WHAT WE DO
The Rainbow Centre began working with street children in 2005 after its founder, Alison Nagle, who survived the tsunami while on holiday with her family, stayed on to provide disaster relief work, only to discover that there were children living on the street in greater need. These children were abused, abandoned and forced to beg to survive, often funding absent parents’ drug addictions. Undernourished, barefoot, covered in greasy dirt, suffering from feeling cold and hungry, they endured an abysmal existence. All this was made worse because they lived without any hope that their lives could change.
The Rainbow Centre’s aim is to break the devastating cycle of poverty that would otherwise trap the poorest children in the cruel world they were born into.
The children were brought together and asked what they wanted the most. All of them said that they wanted to go to school and be like ‘normal’ children. So, in December 2005, the Rainbow Centre School and welfare centre opened and the children gradually began to thrive.
During the past sixteen years, the Rainbow Centre has enabled hundreds of children to enter mainstream education followed up with intensive support with their studies and health at the Rainbow Centre’s School. The impact of this work has been transformative. Working with children who have a history of trauma and who have often not experienced any stable, loving relationships requires a special response. The Rainbow Centre is guided by an ethos of compassion and love to ensure that every single child is able to flourish and to know that they are of value. This is so important as discrimination against poverty and the low caste meant that they were often told that they were thieves and dirty animals.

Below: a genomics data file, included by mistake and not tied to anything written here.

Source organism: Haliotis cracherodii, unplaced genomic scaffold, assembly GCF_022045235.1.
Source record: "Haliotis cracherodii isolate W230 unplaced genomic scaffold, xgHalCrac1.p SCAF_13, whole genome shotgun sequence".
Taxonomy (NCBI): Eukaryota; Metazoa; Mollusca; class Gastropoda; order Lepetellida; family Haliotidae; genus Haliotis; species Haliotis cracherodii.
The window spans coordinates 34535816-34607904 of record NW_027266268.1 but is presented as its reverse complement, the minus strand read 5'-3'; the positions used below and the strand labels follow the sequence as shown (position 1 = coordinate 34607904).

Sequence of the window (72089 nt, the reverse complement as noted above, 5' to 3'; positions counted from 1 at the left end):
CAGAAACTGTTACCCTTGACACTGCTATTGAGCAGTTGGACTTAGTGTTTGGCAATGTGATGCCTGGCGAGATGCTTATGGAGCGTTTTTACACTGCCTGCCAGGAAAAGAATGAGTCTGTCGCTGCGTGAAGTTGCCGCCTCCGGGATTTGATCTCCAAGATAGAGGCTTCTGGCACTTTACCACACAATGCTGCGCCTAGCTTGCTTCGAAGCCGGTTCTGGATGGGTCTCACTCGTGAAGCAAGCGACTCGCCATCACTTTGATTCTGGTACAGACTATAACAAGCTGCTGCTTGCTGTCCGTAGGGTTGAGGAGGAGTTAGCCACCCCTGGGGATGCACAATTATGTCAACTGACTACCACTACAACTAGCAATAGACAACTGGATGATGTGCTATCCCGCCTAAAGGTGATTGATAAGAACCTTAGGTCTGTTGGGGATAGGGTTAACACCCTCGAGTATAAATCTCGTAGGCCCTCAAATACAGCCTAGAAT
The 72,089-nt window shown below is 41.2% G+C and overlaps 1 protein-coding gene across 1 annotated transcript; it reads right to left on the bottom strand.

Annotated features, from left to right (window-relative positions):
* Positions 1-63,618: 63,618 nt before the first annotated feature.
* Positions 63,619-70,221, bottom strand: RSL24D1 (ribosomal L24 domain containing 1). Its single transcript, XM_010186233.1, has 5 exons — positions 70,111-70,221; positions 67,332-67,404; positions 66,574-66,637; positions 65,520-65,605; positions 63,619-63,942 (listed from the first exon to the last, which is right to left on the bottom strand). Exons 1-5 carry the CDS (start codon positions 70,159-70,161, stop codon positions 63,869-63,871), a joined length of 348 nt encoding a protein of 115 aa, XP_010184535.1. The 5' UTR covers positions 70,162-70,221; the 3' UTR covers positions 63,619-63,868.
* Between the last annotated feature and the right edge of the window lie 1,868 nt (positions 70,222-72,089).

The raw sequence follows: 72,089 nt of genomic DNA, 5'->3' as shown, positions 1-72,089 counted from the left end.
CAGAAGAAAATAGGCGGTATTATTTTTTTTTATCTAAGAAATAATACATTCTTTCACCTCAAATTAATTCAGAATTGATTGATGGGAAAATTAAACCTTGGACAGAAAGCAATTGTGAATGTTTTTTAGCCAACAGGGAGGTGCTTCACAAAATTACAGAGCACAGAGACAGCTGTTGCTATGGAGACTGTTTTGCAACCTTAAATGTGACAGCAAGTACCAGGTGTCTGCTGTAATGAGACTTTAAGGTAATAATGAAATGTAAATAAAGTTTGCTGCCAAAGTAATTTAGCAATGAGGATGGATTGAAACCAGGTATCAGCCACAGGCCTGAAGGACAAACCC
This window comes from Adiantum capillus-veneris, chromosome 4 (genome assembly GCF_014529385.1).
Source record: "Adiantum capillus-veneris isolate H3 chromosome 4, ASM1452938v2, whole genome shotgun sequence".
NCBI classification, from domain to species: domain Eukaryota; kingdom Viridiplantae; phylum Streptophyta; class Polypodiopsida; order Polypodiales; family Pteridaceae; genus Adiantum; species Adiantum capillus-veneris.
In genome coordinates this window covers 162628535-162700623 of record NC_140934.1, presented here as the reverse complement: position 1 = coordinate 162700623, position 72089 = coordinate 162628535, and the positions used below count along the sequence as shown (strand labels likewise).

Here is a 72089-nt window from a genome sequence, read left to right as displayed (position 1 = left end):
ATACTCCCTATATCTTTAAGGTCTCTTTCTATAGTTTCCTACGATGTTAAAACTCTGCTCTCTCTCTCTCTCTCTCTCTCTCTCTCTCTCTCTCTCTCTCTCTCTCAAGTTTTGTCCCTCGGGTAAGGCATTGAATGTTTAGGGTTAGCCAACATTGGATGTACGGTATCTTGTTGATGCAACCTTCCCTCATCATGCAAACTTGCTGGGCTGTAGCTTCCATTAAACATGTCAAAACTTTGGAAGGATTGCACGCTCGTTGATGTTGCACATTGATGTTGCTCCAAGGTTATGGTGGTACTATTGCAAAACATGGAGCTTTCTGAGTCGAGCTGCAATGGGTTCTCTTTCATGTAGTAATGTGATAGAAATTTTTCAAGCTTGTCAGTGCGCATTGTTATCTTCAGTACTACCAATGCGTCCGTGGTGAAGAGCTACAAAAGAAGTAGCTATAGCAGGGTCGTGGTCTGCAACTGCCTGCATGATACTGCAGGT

Education is everything to a child that knows nothing about a world beyond the slums.
Children who come to the Rainbow Centre experience appalling deprivation, frequent episodes of homelessness, constant hunger, neglect and abuse. Few have access to clean water, toilets, showers and electricity. Others live in flood-prone, overcrowded, one-room shacks surrounded by polluted water.
The Rainbow Centre provides all of the children with two nutritious meals a day and healthy snacks. Families unable to afford the spiralling cost of basic food are given dry rations, medicine and assisted access to hospitals and healthcare.
The Rainbow Centre is an oasis full of happy children who love being there. It operates out of its own secure premises surrounded by a large garden where the children can study, play, do sport, run wild and explore their creativity. The Centre runs a nursery, pre-school, junior school and senior school with students ranging in age from one to 19 years old. All of the children are transported from their slum dwellings to school, to the Centre and back to home in the Centre’s own bus.
‘You find children flying into our offices at all times just to say hi and give us a hug or tell us what happened in school that day. The staff are also so responsive to this, and now respond back with interest and love. There is a sense of freedom for everyone but with much needed respect for each other and discipline.’ CEO, Shevi Balasuria.